Monday, January 18, 2010

Rand: US must maintain forces along Kurdish borders


By Wladimir van Wilgenburg

Amsterdam - The non-profit think tank Rand Corporation advices the United States to maintain troops in regions with ethnically mixed populations, to protect minority groups in the disputed regions.

The report, called, The Impact of U.S. Military Drawdown in Iraq on Displaced and Other Vulnerable Populations, was prepared for the Office of the Secretary of Defense. The report argues that the withdrawal of US forces, which started in June 2009, will affect vulnerable and at-risk populations. The report notes that ‘small minority groups’, like the Yezidi Kurds, Turkmen, Kurds, Assyrians, and other minorities have relied on U.S. forces for protection.

Therefore Rand advises the US to keep troops in and around the borders of the Kurdistan region (Duhok, Sulemaniyah, Erbil). “However, maintaining U.S. forces and some oversight in areas where there remain substantial ethnically mixed populations, and thus higher risk of violence, may make sense. This means maintaining forces longer in Baghdad, Diyala, and along the border of the KRG [Kurdistan Regional Government].”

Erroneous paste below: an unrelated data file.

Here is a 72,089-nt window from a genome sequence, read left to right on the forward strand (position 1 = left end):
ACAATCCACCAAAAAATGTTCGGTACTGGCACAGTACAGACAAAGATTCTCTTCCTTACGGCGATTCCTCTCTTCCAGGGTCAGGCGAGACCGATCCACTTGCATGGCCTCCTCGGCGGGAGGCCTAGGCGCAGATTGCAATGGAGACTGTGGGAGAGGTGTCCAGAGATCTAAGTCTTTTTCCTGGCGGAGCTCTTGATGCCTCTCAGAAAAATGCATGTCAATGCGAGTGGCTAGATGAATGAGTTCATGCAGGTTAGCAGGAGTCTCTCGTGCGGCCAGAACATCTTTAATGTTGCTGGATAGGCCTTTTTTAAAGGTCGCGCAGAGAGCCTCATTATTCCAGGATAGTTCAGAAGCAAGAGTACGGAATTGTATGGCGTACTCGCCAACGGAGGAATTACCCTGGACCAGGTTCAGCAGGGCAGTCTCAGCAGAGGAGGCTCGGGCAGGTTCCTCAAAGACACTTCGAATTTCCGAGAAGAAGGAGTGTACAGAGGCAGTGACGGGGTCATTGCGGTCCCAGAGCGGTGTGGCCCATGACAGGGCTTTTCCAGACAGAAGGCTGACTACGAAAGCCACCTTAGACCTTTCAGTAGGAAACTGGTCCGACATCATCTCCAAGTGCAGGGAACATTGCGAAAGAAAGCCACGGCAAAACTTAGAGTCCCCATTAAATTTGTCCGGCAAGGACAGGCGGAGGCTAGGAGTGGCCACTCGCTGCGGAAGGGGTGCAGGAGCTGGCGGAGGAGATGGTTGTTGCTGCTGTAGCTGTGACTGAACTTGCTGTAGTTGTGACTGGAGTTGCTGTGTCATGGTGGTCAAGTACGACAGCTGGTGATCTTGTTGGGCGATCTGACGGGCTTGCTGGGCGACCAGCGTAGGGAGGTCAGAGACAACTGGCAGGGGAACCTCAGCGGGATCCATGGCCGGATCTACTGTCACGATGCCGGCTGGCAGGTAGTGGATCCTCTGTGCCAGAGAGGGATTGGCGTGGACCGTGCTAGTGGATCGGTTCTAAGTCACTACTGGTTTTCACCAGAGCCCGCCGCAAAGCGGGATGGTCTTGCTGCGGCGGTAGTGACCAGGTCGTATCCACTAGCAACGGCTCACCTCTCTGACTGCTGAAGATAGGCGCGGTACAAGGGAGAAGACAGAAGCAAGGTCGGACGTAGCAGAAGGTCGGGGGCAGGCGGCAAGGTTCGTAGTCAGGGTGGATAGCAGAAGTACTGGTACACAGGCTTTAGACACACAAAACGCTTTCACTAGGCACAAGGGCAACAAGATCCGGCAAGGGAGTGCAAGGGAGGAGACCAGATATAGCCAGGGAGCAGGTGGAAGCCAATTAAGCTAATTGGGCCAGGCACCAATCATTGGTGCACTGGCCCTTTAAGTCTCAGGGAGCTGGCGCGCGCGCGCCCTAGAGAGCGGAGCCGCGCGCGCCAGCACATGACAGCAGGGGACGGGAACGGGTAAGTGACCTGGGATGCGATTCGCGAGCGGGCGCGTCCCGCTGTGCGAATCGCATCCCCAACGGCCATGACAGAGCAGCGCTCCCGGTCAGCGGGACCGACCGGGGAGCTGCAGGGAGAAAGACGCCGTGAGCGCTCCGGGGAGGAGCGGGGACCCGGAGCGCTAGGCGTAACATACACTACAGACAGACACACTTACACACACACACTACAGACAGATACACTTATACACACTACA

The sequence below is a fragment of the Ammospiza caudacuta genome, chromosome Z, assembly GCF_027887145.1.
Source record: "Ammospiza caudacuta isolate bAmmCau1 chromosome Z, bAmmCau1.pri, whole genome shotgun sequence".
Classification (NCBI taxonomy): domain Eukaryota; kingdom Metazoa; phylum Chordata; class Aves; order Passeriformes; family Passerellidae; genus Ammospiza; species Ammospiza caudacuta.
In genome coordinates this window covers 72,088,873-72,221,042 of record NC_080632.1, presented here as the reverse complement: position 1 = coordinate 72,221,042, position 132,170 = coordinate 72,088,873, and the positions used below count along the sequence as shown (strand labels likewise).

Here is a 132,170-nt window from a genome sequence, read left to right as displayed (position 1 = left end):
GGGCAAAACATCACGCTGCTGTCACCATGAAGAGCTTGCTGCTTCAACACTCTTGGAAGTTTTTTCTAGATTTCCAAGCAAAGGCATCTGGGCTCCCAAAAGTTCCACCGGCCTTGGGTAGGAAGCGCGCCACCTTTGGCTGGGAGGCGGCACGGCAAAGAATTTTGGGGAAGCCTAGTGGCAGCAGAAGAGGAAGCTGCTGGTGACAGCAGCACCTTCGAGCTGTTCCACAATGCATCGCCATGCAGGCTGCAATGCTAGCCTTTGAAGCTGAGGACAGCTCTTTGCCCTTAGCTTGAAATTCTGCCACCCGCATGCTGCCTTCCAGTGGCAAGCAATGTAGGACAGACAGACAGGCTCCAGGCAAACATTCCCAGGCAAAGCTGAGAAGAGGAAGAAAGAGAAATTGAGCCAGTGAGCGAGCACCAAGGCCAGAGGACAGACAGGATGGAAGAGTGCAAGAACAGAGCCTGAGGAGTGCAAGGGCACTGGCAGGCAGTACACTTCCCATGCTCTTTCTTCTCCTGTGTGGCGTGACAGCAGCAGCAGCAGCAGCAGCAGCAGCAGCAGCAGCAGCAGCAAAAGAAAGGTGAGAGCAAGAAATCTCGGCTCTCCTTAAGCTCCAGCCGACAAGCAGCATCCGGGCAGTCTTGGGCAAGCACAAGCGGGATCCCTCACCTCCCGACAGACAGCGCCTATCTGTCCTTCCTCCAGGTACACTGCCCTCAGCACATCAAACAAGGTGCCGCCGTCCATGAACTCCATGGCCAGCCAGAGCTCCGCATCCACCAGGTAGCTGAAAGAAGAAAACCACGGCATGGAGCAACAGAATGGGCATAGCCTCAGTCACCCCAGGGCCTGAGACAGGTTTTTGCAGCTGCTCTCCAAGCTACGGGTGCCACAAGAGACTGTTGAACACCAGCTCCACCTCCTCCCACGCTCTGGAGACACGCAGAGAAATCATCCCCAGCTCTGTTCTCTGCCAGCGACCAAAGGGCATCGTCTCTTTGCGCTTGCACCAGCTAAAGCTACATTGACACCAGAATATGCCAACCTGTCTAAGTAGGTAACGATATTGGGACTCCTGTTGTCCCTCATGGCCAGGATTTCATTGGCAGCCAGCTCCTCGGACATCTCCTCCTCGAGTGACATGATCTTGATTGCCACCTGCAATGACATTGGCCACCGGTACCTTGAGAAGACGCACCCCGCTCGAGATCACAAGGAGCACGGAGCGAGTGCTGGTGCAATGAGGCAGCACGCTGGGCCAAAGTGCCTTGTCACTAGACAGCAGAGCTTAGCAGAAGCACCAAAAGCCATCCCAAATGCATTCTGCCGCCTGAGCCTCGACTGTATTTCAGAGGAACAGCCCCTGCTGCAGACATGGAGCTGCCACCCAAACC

The report also calls protection for other refugee groups in Iraq, like ethnic Kurds from Turkey, Iran and Syria, ethnic Arabs from Syria, and Ahwazi Arabs from Iran.

Last Wednesday, Maj. General Athony Cucolo, who is responsible for the Northern Regions, said the US is mostly concerned about the Kurdish-Arab tensions and affirmed the US army will keep most troops in and around Kurdistan. “I do see that when the dust settles on 50,000, perhaps more will be in the north, yes,” he declared.

According to article 140 of the Iraqi constitution, the situation in ethnically mixed provinces like Mosul and Kirkuk was supposed to be "normalised", a census taken, and a referendum held, to establish whether the inhabitants wanted to join Kurdistan or stay with Baghdad. But none of this happened due to continued tensions and refusal of Baghdad to carry out the article. In October 2010 the census will be carried out (Photo:

© Rudaw